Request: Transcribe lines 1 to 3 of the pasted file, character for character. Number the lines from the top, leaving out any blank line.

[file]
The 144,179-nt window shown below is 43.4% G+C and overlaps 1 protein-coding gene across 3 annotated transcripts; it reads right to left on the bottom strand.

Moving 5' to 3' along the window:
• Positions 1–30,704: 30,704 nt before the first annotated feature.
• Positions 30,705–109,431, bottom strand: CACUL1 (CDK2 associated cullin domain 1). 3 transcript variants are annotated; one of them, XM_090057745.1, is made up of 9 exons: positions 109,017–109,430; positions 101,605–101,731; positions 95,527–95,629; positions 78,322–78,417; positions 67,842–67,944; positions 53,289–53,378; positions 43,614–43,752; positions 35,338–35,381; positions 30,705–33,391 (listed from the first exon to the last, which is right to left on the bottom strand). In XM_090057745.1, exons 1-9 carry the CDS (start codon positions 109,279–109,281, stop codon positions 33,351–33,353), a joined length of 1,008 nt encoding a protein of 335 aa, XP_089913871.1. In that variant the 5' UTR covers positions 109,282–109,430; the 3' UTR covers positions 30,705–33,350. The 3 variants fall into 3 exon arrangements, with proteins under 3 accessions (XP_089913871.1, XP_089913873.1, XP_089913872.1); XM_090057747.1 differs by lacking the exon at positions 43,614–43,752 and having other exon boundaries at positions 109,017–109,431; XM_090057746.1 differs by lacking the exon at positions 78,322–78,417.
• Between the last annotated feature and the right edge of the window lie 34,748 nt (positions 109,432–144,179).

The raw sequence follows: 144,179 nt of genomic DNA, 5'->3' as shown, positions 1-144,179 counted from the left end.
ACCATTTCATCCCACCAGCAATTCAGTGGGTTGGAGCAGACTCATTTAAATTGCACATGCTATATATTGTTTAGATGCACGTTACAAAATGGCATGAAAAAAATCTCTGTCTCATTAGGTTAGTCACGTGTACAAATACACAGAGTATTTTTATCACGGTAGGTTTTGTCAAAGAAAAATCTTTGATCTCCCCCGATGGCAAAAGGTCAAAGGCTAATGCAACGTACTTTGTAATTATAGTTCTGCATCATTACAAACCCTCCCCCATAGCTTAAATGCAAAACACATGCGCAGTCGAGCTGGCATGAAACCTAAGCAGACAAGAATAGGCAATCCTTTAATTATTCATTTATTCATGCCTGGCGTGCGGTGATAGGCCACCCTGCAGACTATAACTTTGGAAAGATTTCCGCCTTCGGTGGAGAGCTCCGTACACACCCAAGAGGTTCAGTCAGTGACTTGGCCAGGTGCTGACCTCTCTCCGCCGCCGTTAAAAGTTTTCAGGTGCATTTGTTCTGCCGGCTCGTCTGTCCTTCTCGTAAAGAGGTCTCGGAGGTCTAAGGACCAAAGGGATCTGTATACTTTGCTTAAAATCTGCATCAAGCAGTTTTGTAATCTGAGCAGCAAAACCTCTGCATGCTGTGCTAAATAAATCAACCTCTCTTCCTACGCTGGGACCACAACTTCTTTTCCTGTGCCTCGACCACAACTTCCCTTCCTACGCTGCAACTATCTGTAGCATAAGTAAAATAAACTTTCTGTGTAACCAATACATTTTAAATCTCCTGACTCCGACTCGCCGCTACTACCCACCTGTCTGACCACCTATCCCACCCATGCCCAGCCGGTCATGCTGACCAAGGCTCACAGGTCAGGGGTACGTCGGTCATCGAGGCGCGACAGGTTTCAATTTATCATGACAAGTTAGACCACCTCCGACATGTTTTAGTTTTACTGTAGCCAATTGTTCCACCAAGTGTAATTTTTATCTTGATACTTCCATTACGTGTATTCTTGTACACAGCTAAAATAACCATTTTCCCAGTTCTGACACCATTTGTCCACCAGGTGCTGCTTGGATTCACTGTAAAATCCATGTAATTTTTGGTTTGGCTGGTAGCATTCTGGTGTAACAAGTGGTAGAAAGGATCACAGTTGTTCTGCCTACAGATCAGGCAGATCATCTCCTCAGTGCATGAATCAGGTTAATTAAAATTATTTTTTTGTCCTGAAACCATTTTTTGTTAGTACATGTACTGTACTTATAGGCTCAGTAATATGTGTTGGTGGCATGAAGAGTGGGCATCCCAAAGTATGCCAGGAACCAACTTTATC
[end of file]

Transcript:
The 144,179-nt window shown below is 43.4% G+C and overlaps 1 protein-coding gene across 3 annotated transcripts; it reads right to left on the bottom strand.

Moving 5' to 3' along the window:
• Positions 1–30,704: 30,704 nt before the first annotated feature.